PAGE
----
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You are here: Contents > 2012 > Volume 21 Number 6 November 2012 > DEVICE EVALUATION > Sutureless Aortic Valve Replacement: Catheter-Based Transapical versus Direct Transaortic Implantation

Sutureless Aortic Valve Replacement: Catheter-Based Transapical versus Direct Transaortic Implantation

Mirko Doss, Estelle Buhr, Anton Moritz, Sven Martens
Division of Cardiothoracic Surgery, Johann Wolfgang Goethe, University, Frankfurt/Main, Germany

Background and aim of the study: Catheter-based aortic valve implantation leaves the calcified native leaflets in the aortic root. Upon valve deployment, the leaflets are pushed to the side, potentially compromising coronary perfusion, exerting pressure on the conduction system, and limiting the maximum effective orifice area. The study aim was to evaluate the perioperative outcome of an alternative self-expanding sutureless valve that is inserted via a conventional aortotomy, allowing for complete debridement of any calcified native aortic leaflets and annulus.
Methods: A total of 56 patients, all of which required bioprosthetic valve replacement for aortic valve stenosis, was included in the study. Twenty-nine patients underwent isolated catheter-based transapical aortic valve implantation using the Edwards SAPIEN prosthesis, while 27 patients underwent direct transaortic valve replacement, using the self-expandable ATS 3F Enable prosthesis. Implantation of the latter device utilized cardiopulmonary bypass (CPB), such that debridement of the calcified native leaflets was possible in all cases. The in-hospital echocardiographic findings and routine blood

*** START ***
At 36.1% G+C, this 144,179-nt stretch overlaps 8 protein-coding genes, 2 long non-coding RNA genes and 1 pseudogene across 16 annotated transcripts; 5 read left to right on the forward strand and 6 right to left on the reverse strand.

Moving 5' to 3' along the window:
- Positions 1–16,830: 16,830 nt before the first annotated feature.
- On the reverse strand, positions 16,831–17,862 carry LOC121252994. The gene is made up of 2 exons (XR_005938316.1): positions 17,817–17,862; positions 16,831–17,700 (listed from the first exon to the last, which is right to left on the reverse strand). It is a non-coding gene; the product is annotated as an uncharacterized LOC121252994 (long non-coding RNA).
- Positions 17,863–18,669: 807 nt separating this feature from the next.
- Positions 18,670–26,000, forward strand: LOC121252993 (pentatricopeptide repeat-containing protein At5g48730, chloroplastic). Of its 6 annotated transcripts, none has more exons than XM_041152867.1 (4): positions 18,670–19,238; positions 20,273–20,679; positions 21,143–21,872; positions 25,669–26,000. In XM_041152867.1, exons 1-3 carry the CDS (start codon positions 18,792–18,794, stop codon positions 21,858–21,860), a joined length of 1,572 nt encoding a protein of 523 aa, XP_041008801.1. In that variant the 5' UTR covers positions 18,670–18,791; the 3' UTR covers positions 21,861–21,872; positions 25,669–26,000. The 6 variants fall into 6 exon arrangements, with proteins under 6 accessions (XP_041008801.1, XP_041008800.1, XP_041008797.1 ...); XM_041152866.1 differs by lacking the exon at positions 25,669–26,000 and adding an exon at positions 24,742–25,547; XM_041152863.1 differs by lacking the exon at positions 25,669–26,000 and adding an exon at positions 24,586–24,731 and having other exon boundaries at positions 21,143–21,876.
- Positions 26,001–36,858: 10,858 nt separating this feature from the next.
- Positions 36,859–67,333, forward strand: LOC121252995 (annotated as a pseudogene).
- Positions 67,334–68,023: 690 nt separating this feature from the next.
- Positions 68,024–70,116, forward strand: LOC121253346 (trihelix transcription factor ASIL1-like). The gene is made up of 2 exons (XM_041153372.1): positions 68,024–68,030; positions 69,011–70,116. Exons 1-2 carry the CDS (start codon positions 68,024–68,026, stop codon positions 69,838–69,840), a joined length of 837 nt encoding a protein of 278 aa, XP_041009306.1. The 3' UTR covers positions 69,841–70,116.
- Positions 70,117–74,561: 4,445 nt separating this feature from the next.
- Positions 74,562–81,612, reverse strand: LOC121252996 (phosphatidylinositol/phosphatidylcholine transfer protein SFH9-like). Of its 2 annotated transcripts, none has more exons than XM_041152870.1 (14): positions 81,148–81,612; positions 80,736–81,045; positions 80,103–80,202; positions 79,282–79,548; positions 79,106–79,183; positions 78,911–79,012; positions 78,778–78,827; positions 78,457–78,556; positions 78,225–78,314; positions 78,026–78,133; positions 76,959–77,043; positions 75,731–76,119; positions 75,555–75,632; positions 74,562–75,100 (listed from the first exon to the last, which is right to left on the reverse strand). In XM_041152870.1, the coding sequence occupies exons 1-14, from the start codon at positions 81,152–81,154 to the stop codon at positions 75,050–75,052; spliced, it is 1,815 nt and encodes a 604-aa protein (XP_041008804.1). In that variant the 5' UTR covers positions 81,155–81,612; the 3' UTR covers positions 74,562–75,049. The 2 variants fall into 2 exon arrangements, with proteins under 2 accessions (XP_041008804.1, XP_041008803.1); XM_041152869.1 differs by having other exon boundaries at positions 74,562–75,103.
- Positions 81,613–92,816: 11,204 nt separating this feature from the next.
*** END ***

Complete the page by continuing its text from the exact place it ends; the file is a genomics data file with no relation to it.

laboratory parameters of all patients were evaluated to determine the clinical outcome.
Results: The 30-day mortality was 17% in the transapical group and 11% in the transaortic group. Two conversions were performed in each group. One valve migration, one complete heart block and two cases of coronary obstruction occurred in the transapical group. The implantation times were 8 min in the transapical group and 10 min in the transaortic group. Four paravalvular leaks occurred in the transapical group, but none occurred in the transaortic group.
Conclusion: Aortic valve replacement can be performed safely using either sutureless device. The transaortic approach has the additional advantage of allowing for the resection of native leaflets and for the performance of concomitant procedures. Laboratory investigations demonstrated an elevated creatine kinase MB fraction in the transapical group and comparable inflammatory parameters between groups, despite the use of CPB in the transaortic group.

The Journal of Heart Valve Disease 2012;21:758-763

Sutureless Aortic Valve Replacement: Catheter-Based Transapical versus Direct Transaortic Implantation

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